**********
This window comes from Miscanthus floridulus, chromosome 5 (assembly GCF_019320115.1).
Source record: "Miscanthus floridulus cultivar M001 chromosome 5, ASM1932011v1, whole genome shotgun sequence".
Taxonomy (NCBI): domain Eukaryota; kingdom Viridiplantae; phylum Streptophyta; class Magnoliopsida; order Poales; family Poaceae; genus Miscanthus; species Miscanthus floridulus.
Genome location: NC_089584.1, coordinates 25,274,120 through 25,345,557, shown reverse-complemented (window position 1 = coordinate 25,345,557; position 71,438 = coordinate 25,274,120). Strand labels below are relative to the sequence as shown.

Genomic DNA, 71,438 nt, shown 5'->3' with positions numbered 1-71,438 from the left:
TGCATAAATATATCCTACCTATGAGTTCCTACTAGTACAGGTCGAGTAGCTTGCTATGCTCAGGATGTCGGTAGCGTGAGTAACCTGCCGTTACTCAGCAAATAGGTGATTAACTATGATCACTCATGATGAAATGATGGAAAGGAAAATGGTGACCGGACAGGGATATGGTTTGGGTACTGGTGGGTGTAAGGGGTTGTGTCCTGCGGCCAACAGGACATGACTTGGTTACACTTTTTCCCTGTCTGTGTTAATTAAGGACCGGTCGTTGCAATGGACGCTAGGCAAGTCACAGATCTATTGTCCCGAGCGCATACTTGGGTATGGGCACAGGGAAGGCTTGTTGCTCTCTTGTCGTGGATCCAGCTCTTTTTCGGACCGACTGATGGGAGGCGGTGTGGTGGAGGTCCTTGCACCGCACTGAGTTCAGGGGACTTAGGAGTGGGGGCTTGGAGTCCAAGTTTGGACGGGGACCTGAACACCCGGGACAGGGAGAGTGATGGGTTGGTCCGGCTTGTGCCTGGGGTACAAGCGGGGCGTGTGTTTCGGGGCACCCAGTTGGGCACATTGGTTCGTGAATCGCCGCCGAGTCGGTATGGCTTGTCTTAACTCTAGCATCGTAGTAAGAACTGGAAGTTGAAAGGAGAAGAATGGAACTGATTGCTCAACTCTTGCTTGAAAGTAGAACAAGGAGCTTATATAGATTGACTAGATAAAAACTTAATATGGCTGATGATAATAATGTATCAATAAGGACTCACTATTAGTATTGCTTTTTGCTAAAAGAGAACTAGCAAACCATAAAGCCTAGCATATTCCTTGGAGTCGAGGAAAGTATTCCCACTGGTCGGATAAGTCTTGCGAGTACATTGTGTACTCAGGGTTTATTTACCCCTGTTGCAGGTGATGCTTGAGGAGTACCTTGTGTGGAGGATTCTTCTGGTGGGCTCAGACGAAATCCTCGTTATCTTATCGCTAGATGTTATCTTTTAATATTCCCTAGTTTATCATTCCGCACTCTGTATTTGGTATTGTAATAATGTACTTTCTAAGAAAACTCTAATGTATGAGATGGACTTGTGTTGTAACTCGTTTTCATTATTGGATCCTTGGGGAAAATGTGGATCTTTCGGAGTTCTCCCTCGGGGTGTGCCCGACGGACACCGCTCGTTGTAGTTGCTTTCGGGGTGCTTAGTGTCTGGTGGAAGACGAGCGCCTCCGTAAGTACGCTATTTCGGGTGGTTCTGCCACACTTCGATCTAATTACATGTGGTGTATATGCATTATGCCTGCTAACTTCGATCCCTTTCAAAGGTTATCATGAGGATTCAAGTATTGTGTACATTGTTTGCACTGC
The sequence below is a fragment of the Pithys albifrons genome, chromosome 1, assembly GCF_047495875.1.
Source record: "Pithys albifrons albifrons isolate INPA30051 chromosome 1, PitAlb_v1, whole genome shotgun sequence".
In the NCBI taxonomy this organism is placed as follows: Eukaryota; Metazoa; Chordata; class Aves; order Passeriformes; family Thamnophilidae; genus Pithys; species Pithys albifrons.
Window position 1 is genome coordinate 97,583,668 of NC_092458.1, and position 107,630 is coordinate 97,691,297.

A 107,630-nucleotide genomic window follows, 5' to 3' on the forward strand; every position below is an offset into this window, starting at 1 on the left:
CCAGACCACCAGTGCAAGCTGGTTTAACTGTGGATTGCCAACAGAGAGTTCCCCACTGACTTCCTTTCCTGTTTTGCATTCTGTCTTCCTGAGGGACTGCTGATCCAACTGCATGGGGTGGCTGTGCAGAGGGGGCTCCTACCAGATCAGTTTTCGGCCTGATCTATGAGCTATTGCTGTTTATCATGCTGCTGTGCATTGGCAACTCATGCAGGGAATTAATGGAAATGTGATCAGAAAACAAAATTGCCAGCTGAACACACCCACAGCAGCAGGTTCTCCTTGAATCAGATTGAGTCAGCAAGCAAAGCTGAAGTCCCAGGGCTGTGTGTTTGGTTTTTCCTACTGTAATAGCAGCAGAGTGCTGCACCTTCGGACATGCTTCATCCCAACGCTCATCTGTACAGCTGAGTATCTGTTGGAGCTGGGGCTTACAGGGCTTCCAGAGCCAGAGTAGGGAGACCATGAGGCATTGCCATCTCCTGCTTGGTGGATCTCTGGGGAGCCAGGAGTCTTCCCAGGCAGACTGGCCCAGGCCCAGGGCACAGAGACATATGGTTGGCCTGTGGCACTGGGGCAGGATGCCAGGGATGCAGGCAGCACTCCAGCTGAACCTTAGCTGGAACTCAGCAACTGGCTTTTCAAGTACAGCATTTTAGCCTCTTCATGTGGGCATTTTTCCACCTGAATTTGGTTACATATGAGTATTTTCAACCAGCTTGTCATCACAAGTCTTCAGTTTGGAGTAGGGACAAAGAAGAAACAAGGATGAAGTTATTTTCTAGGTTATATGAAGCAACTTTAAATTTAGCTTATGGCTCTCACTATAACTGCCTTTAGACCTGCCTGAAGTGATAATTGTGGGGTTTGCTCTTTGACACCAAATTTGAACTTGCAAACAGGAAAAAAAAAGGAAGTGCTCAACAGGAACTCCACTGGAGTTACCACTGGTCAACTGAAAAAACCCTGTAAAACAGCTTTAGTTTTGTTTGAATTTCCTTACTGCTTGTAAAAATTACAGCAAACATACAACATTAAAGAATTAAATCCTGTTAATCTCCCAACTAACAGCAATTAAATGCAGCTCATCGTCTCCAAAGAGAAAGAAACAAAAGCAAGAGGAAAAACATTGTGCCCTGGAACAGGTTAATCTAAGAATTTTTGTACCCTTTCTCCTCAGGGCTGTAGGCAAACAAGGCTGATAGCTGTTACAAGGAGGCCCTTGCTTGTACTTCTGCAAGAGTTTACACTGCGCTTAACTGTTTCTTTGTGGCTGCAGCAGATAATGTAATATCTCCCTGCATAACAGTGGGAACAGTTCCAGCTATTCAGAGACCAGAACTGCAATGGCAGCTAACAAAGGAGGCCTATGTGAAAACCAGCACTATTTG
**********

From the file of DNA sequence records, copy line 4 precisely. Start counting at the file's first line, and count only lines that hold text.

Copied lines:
Genome location: NC_089584.1, coordinates 25,274,120 through 25,345,557, shown reverse-complemented (window position 1 = coordinate 25,345,557; position 71,438 = coordinate 25,274,120). Strand labels below are relative to the sequence as shown.